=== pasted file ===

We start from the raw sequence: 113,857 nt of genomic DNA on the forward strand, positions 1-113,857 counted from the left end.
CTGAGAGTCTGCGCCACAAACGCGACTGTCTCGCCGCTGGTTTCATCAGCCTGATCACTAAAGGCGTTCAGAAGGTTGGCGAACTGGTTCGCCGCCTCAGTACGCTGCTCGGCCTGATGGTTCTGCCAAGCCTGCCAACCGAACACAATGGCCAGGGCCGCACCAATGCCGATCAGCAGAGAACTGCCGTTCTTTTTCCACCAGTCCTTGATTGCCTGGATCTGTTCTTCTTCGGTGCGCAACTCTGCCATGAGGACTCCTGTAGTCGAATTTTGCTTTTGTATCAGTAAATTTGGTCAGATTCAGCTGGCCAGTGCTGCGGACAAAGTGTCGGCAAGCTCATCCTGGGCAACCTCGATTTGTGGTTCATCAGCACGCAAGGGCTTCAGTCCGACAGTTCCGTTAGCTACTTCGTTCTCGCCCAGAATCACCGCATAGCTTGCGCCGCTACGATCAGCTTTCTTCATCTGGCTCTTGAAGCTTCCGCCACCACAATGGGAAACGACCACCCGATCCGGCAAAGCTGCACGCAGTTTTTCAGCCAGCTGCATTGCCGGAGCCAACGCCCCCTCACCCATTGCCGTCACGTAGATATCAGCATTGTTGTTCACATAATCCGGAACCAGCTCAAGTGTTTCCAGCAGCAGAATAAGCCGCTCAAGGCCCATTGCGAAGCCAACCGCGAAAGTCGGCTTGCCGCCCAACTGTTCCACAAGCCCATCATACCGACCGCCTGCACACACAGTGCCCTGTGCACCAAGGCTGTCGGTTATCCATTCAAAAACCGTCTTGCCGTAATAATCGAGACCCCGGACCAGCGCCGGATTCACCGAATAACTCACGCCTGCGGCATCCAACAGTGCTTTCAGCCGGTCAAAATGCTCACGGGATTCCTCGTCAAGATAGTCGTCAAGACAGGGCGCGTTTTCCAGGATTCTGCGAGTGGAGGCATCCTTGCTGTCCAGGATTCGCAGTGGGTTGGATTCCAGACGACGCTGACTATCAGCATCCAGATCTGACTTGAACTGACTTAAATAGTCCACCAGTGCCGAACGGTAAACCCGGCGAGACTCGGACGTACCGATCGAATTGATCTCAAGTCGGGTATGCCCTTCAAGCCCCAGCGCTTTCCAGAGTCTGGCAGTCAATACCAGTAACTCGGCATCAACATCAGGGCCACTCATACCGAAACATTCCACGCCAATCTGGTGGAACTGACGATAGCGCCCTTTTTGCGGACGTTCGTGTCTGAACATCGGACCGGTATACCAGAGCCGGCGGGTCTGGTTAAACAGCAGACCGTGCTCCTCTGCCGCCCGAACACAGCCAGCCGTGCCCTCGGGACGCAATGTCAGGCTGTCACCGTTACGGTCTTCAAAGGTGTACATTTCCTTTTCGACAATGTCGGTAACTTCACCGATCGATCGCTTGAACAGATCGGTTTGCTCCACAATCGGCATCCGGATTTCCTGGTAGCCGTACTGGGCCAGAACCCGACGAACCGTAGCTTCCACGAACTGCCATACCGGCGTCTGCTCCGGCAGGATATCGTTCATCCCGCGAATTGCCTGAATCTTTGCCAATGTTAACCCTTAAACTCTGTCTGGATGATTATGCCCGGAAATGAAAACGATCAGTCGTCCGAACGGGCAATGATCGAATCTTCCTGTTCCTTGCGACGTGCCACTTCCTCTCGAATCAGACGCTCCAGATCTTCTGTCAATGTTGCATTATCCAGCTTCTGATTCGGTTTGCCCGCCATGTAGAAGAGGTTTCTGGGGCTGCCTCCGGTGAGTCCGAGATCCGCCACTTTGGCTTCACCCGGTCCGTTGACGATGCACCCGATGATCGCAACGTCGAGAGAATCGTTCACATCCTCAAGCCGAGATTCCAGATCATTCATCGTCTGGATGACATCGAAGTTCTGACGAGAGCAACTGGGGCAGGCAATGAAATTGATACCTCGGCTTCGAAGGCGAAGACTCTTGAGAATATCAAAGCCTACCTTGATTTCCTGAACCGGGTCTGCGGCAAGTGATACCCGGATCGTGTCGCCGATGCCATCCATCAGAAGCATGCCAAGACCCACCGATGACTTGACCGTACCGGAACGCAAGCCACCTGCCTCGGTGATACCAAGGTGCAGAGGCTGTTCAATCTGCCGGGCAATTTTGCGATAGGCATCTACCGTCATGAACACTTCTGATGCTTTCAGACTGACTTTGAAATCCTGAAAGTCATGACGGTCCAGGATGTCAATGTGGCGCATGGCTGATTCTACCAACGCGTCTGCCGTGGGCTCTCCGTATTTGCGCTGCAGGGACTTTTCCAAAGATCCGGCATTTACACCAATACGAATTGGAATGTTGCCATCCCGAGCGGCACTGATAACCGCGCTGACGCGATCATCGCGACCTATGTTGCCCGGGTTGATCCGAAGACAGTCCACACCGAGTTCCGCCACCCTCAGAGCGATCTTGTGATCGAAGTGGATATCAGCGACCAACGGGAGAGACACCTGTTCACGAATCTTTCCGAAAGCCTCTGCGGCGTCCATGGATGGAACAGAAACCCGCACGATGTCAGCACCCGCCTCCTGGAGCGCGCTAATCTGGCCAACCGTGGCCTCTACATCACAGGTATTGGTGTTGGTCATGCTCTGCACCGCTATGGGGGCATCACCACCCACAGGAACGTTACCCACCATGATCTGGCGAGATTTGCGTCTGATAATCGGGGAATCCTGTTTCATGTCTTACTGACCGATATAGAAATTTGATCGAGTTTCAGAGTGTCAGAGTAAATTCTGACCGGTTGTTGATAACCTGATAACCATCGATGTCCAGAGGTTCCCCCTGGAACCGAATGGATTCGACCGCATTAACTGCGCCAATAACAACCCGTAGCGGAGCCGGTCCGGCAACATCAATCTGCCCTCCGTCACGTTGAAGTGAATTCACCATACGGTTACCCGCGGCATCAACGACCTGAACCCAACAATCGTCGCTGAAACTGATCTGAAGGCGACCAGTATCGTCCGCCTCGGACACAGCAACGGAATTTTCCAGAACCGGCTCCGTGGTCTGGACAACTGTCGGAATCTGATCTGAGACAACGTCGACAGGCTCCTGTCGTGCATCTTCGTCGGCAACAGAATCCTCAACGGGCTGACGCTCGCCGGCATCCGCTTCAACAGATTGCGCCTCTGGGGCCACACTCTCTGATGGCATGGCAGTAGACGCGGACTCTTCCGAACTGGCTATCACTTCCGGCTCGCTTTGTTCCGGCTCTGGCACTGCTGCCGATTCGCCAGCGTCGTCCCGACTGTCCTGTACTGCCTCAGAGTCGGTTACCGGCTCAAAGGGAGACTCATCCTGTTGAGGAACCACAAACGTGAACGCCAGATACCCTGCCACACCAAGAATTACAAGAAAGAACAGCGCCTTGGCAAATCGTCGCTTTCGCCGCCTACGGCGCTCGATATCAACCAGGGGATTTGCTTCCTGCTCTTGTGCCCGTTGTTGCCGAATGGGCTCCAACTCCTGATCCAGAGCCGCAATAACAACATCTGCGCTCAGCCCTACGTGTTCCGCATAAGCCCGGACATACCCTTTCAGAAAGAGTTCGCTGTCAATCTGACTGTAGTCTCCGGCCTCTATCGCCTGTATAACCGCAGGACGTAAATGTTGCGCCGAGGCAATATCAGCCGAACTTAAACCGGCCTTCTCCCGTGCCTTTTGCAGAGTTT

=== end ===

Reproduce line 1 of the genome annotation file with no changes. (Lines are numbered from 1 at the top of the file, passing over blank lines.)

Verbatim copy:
We start from the raw sequence: 113,857 nt of genomic DNA on the forward strand, positions 1-113,857 counted from the left end.